of the people of Australia I ask the help

that confront us. in the great tasks and the rebuilding of the nation. The achieving of victory, and Chifley led by example. Things were tough back then, who'd throw money around, He wasn't the sort of bloke he'd often stay in cheap hotels, so when he travelled

and carry very little luggage. about the time he turned up And there's this great yarn wearing an overcoat. in a country pub he had his pyjama top, In this pocket he had his pyjama pants, and in this pocket, and he was set for the night. where he kept his toothbrush. Makes you wonder Ross McMullin is an expert of the Australian Labor Party. on the history with his own money, Ross, Chifley was careful the country, as well? was this the way that he managed treasurer during the war, He was an outstanding

a successful transition to peace. and ensured that we made After he became PM himself, he continued on as Treasurer, which was a staggering workload, full employment, and succeeded in maintaining extending social welfare, nation-building projects, and also introducing big Hydroelectric Scheme, such as the Snowy Mountains immigration program. and the massive assisted happening in the late 1940s, So all of these big things after World War II, you know, just to go wrong for Chifley, things suddenly started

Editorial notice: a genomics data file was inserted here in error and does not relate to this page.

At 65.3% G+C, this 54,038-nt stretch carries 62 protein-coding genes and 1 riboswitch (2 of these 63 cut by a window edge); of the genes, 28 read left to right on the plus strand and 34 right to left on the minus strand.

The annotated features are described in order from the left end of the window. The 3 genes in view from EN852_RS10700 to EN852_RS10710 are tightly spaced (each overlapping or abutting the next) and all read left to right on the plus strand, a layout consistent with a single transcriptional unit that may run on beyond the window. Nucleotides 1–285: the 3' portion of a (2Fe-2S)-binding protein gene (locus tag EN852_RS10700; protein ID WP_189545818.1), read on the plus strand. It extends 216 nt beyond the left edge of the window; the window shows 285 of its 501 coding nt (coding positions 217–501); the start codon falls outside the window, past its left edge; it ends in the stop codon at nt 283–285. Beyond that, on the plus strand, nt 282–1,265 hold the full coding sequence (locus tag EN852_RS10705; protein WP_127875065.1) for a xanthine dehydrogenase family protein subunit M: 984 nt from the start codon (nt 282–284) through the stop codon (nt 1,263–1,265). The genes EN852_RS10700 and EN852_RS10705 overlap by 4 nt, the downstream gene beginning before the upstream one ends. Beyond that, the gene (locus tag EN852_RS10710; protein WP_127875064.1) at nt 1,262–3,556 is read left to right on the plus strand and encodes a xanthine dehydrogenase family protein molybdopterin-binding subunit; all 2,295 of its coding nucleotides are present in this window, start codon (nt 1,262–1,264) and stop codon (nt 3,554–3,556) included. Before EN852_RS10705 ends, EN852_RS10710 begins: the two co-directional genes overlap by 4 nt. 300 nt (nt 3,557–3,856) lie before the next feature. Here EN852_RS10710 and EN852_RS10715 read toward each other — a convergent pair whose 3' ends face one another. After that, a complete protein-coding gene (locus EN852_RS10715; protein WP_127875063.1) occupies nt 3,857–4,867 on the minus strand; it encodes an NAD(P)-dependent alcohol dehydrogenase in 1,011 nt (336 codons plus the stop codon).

Yes. didn't they? What happened? really boomed in the late 40s, See, as the economy to his prudent management, thanks very much resentful of the fact some voters began to get wartime restrictions, that he wanted to retain petrol rationing. particularly including now seemed out of date, His belt-tightening policies

the prosperous times to people eager to enjoy Chifley had created. seized on that. And his opponents This cartoon sums it up. leader, Robert Menzies, The dashing opposition a young woman in this case - is offering the voter - a ride into the future of free enterprise. in the flash new Holden of course. On a full tank of petrol, ever-present pipe, can offer, And all Chifley, with his old banger of socialism. is a seat aboard the broken down on the back of the car. But have a look "Pluck the fowl, grab the banks." There's this phrase here, to Chifley's plan, That's a reference to nationalise private banks. all about economic depression, ROBERT MCMULLIN: Chifley knew